APECO housing project declared illegal by gov’t

Pia Ranada
The Department of Agrarian Reform issues a cease and desist order preventing APECO management from continuing its housing project in Casiguran, Aurora

HOUSING PROJECT. An APECO housing project stands on land that was once rice fields tilled by Casiguran farmers. File photo by Pia Ranada/Rappler

MANILA, Philippines (UPDATED) – The government seeks to put a stop to a housing project in typhoon-struck Casiguran, Aurora, initiated by the Aurora Pacific Economic Zone (APECO).

In a letter dated October 30, the Department of Agrarian Reform (DAR) reminded APECO management of a Cease and Desist Order (CDO) that prevents it from continuing its Nayon Kalikasan housing project.

The CDO directs APECO to stop “performing further acts that would alter or change the use of a parcel of land within the APECO area without the DAR conversion clearance and forewith directs the APECO to respect and abide the said order.”

The letter also informed APECO management that two DAR personnel will be conducting “frequent” visits to the housing project in order to implement the CDO and monitor the area.

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The housing project sits on 2.5 hectares of land that had once been irrigated, agricultural land in Barangay Esteves, Casiguran.

A farmer previously interviewed by Rappler said his rice crops had been among the those buried under sand and stone for the construction of the housing project. (READ: A ‘small-time’ Angara faces the skeletons of APECO)

Compensation for farmers

The CDO, issued on September 8 but received by APECO only on October 27, comes two years after a May 2013 inspection of the site by DAR regional personnel.

APECO president Gerardo Erquiza told Rappler that the CDO is “misplaced” because the issue on whether or not APECO land is subject to agrarian reform is still pending with the Supreme Court.

He emphasized that under the APECO law, only APECO “has the sole authority to determine the use of the land within its jurisdiction.”

He further stated that the housing project is for the benefit of Casiguran residents and that the 13 hectares it will eventually take up is “tiny” compared to the 1,200 hectares of agricultural land in the town.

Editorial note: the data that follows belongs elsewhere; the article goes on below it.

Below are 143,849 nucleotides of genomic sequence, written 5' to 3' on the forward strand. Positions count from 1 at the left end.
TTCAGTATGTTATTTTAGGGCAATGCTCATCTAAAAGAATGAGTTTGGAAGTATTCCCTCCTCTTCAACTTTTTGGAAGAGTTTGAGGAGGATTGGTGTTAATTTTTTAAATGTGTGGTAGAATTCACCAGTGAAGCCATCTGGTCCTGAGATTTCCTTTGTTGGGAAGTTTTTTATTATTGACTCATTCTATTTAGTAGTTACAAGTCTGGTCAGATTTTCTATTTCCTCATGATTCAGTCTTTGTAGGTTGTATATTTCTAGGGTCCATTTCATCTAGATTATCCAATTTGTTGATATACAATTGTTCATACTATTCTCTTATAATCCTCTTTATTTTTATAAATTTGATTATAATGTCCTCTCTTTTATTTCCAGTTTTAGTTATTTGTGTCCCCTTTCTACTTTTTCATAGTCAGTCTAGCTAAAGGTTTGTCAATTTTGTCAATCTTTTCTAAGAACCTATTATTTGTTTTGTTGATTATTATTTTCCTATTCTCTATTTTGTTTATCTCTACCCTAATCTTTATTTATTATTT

The CDO, said Erquiza, is part of the “journey” of APECO. He said the management will “study our options and remedies.”

On the other hand, Casiguran resident Elmer Gonzales welcomed the CDO saying, “If DAR is able to implement this order, then we will be able to recover more quickly from Typhoon Lando because our farms will no longer be threatened by APECO’s illegal activities.”

But civil society group Taskforce Anti-APECO (TFAA) said the measure came late.

“I wish the CDO had even been issued earlier because overwhelming evidence shows that never was there any basis to convert, that procedures were never followed to try to even give some semblance of legitimacy to the conversion,” said volunteer lawyer Eirene Aguila.

The group continues to call for the repeal of Republic Act No 10083, the law that created APECO and allocates a budget for it.

Aside from the CDO, Aguila said the farmers whose land was affected by the housing project should receive compensation.

TFAA spokesperson Xavier Alpasa said taxpayers’ money going to APECO should instead be devoted to “helping Casiguran residents recover from Typhoon Lando and livelihood projects that actually benefit the community.”

Storm-prone area

Casiguran was among the worst hit by Typhoon Lando, which made landfall in the town on October 18.

Structures built within the APECO compound were among those badly damaged by the storm. This prompted APECO critics to again question the wisdom of putting up an economic zone in such a typhoon-prone area.

Prior to Lando, APECO structures had been damaged by Typhoon Labuyo in 2013.

But Erquiza pointed out that the roads and airstrip built for APECO functioned as a “lifeline” after Lando’s onslaught. The airstrip allowed President Benigno Aquino III and relief goods to land safely aboard C-132 planes.

The 12,923-hectare APECO is a multi-million-peso government project envisioned to bring economic prosperity to the remote Aurora town.

But so far, the project has attracted only a few investors and is constantly given a “caretaker” budget by Congress for failing to deliver on its promises.

APECO is the brainchild of former senator Edgardo Angara, head of a powerful political clan in Aurora. – Rappler.com

 

Pia Ranada

Pia Ranada is a senior reporter for Rappler covering Philippine politics and environmental issues. For tips and story suggestions, email her at pia.ranada@rappler.com.